Neighborhood Nature

Our Family's Nature Blog

Searching for Spring, but Hoping for More Winter January 29, 2009

Filed under: Animals,Birds,Plants,Trees — saltthesandbox @ 5:41 pm
Tags: , , , , , ,

On some January days, we really need to search for signs of spring.

This week, we’ve heard House Finches singing, the Cardinals are more aggressive and harder to count, and some male Goldfinches look a bit more yellow. And the buds on neighborhood trees seem to be swelling, like these maple buds from down the street:

These maple buds are getting bigger week by week -- a sign that spring is coming!

These maple buds are getting bigger week by week -- a sign that spring is coming!

But, I’m glad we still have some winter left. Our year lists still lack some winter visitors, like Black Scoter and Long-eared Owl.

And we’re still searching for White-winged Crossbills in our neighborhood. We gained some hope this morning when a birder reported Crossbills in a Westchester yard, a few miles to the southwest. But our hopes were dampened by an IBET discussion about what Crossbills eat. They have a tough time opening cones of Norway and Blue Spruce — and guess which spruce are common in our neighborhood?

By the way, I saw a Yellow-bellied Sapsucker in Columbus Park today. It wasn’t a sign of spring — just a winter visitor that lingered further north than its kin. But the sapsucker got me thinking about what’s going on inside all those barren trees. The tree sap must moving — otherwise, why would the buds be swelling? And what would the sapsucker sip?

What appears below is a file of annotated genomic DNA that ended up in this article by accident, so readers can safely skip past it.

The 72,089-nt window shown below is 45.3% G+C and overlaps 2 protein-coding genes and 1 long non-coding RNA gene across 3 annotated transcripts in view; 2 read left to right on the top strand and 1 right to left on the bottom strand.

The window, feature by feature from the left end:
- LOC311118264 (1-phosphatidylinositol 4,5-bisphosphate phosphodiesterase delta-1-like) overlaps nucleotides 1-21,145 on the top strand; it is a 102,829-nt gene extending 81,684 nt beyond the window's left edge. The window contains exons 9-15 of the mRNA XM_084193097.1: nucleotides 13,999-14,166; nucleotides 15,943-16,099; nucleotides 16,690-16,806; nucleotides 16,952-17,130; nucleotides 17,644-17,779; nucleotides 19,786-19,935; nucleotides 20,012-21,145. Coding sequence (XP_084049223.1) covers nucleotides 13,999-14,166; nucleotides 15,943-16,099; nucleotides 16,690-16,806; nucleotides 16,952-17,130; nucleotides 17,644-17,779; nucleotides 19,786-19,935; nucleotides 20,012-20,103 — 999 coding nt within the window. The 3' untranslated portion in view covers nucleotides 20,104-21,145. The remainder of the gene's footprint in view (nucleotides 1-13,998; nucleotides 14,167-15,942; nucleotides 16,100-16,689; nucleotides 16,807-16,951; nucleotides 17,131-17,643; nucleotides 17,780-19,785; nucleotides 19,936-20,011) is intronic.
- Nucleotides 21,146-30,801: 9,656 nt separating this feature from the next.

2 Responses to “Searching for Spring, but Hoping for More Winter”

  1. I found your blog via Festival of the Trees 32. I really like your blog’s title (have you read the book “Nature in the Neighborhood”?). Also, I enjoyed reading https://neighborhoodnature.wordpress.com/2009/02/01/neighborhood-habitats-other-peoples-yards/.

    Thank you for linking to the localecology.org blog – local ecologist.

  2. Thanks, Georgia! I have a copy of “Nature in the Neighborhood,” and I’ve been looking at other uses of this theme, including museum exhibits and programs. I’m planning a post about these resources, although it may be a week or two until I get to it. (I will describe some more neighborhood habitats first.)

    I’ll be following your localecology.org blog.

    Eric


Leave a Reply

Fill in your details below or click an icon to log in:

WordPress.com Logo

You are commenting using your WordPress.com account. Log Out / Change )

Twitter picture

You are commenting using your Twitter account. Log Out / Change )

Facebook photo

You are commenting using your Facebook account. Log Out / Change )

Google+ photo

You are commenting using your Google+ account. Log Out / Change )

Connecting to %s